Transverse sections of roots of Arabidopsis, aduki bean and maize that harboured M. incognita feeding sites at 21 days post infection (dpi), together with comparable sections of uninfected roots, were prepared for immunofluorescence analysis of cell wall matrix polysaccharides and glycoproteins. Calcofluor-white staining, allowing observation of anatomical features, confirmed that there was a striking enlargement of the vascular cylinder in the infected roots compared to uninfected roots in the three host species (Fig. 1). As the giant cells from which M. incognita feed are induced in the vascular cylinder, this study focuses particularly on the changes that occur in that region of the root.
Cell wall architectures of the giant cells induced by RKN in three host species
In broad terms maize cell walls would be expected to have lower levels of pectic polysaccharides and xyloglucan than the dicotyledon aduki bean and Arabidopsis cell walls. In contrast, enhanced levels of heteroxylan with the commelinid monocotyledon feature of feruloylation would be expected, and the presence of mixed-linkage glucan (MLG) characteristic of the Poaceae. These differences were indeed reflected in the epitopes detected in the cell walls of Arabidopsis, aduki bean and maize all infected with the same root-knot nematode species, M. incognita. The LM11 xylan epitope, the LM12 ferulate epitope and the MLG epitope were detected in the giant cell walls only of maize roots (Fig. 2). The ferulate and MLG epitopes were absent from all cell walls of aduki bean and maize roots, whilst the LM11 xylan epitope was associated only with the proliferated xylem vessels of these parasitized roots (Fig. 2d,e).
Other non-cellulosic, non-pectic polysaccharides include xyloglucan and heteromannan. The xyloglucan epitope bound by LM15 was detected in all giant cell walls in all three host species with enzymatic removal of pectic HG being required for the strongest detection (Fig. 3). Detection of the LM21 mannan epitope was also optimized by the enzymatic removal of pectic HG. The LM21 epitope was detected in cell walls of giant cells of Arabidopsis and maize but not those of aduki bean (Fig. 3).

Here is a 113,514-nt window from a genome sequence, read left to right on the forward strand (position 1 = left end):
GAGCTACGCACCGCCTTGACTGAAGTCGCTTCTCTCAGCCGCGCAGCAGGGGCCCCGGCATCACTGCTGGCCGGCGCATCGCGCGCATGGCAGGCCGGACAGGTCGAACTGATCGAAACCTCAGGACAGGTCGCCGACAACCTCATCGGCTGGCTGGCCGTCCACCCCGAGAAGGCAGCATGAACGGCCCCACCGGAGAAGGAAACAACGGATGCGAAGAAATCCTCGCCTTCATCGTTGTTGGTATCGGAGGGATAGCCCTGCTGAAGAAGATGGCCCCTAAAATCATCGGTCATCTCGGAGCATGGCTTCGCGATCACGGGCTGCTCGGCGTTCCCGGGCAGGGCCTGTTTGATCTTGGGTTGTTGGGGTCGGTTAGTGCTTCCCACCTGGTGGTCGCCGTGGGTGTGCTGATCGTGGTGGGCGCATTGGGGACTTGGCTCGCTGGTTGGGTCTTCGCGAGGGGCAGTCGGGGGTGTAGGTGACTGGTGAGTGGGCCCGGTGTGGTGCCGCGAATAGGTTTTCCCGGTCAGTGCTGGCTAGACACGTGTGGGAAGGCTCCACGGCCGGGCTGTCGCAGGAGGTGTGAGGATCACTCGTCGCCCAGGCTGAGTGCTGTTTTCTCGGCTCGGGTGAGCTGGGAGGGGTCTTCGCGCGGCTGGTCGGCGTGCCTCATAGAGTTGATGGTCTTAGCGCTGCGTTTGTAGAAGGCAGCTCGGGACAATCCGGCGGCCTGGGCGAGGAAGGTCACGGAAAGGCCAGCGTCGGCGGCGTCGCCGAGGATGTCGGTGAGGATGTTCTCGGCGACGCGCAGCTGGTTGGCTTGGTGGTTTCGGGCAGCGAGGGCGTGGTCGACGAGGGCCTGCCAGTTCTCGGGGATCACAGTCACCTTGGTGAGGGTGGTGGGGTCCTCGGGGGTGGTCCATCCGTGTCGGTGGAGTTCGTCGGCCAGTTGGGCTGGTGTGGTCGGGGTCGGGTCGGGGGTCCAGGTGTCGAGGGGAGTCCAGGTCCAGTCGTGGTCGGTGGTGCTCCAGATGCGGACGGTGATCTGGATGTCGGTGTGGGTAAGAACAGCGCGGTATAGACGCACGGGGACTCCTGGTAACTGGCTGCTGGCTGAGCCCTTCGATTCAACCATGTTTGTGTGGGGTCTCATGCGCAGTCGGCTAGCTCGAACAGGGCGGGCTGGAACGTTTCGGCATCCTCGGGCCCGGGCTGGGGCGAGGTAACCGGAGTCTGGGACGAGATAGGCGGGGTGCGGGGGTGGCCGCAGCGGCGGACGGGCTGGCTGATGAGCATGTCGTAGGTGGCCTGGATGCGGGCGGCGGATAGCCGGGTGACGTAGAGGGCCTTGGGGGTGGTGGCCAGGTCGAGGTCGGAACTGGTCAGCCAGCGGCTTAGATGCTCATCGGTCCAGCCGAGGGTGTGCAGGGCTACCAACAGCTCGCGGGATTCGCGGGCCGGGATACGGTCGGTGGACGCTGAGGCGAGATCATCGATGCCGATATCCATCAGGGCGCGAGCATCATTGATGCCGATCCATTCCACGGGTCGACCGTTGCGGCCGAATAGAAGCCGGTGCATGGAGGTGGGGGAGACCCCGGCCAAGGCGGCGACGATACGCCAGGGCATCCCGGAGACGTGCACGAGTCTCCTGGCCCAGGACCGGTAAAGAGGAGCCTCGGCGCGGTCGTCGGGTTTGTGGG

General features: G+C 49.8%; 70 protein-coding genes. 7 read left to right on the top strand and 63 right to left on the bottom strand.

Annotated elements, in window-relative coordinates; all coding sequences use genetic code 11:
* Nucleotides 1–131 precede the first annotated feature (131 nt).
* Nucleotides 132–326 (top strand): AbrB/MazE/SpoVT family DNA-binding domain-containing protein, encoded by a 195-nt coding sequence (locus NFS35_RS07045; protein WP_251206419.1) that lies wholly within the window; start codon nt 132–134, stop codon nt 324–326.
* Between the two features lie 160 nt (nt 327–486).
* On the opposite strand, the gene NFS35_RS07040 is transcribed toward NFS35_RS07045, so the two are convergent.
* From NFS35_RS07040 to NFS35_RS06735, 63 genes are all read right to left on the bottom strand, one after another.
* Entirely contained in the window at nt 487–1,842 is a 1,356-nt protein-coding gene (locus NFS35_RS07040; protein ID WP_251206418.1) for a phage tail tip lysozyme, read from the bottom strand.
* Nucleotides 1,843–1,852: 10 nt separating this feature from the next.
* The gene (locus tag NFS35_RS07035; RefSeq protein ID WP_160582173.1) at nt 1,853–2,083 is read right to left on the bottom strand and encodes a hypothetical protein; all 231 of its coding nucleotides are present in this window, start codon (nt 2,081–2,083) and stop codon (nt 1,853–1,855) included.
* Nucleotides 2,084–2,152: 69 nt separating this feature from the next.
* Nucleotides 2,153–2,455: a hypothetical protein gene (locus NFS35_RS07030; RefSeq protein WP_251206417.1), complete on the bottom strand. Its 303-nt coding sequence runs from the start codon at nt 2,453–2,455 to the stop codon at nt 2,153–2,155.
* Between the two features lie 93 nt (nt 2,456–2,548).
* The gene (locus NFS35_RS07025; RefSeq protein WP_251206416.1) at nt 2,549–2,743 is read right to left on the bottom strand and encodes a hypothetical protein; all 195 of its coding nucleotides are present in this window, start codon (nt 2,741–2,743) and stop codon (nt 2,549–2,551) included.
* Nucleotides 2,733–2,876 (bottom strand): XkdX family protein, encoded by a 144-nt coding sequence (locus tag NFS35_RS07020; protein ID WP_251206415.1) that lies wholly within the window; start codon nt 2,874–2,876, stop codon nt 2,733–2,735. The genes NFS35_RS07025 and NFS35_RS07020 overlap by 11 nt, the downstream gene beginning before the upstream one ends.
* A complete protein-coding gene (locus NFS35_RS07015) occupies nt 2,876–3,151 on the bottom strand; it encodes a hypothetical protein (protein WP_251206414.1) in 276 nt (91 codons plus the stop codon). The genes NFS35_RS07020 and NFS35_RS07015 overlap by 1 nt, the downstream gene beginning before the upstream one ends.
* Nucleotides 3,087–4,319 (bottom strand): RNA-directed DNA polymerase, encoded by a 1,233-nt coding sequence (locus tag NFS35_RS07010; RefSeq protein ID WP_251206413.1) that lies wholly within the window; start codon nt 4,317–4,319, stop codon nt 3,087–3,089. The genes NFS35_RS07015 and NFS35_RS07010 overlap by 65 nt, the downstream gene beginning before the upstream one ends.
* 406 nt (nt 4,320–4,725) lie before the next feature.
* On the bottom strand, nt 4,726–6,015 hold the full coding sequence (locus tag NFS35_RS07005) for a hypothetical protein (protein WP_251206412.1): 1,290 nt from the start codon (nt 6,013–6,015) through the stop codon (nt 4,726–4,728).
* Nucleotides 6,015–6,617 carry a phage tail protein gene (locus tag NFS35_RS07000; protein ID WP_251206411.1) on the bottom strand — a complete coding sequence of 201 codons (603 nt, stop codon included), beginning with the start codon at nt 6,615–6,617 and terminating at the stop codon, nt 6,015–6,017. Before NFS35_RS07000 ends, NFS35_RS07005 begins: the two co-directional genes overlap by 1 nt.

Pectic polysaccharide and arabinogalactan-protein epitope modulations in response to RKN infection across three species
Pectic HG in giant cell walls of all three species was highly methyl-esterified with strong detection of the LM20 epitope and weak detection of the LM19 epitope (Fig. 4). Rhamnogalacturonan-I is a highly heterogeneous set of pectic polysaccharides that appears to have the potential for hypermodulation of structure. This can be reflected in the presence of arabinan- and galactan-rich side chains that can be detected by LM6 and LM5 monoclonal antibodies respectively. In the case of RKN and the three plant species studied here the LM6 arabinan epitope was detected in all giant cell walls and for aduki bean this reflected a clear differential detection in comparison with surrounding cells where the detection was low (Fig. 5). The LM5 galactan epitope was detected in the giant cell walls of Arabidopsis and maize but not in those of aduki bean.
The LM2 epitope is widespread and routinely used to detect AGPs. It was only weakly detected in association with giant cell walls in aduki bean and Arabidopsis and more strongly in those formed in maize (Fig. 6). A pattern of cross-species modulation of epitope detection in relation to RKN infection was observed for the LM2 AGP epitope across all root cell walls as shown in Fig. 6. This was particularly the case for aduki bean where the LM2 epitope was much more abundant in sections of uninfected roots.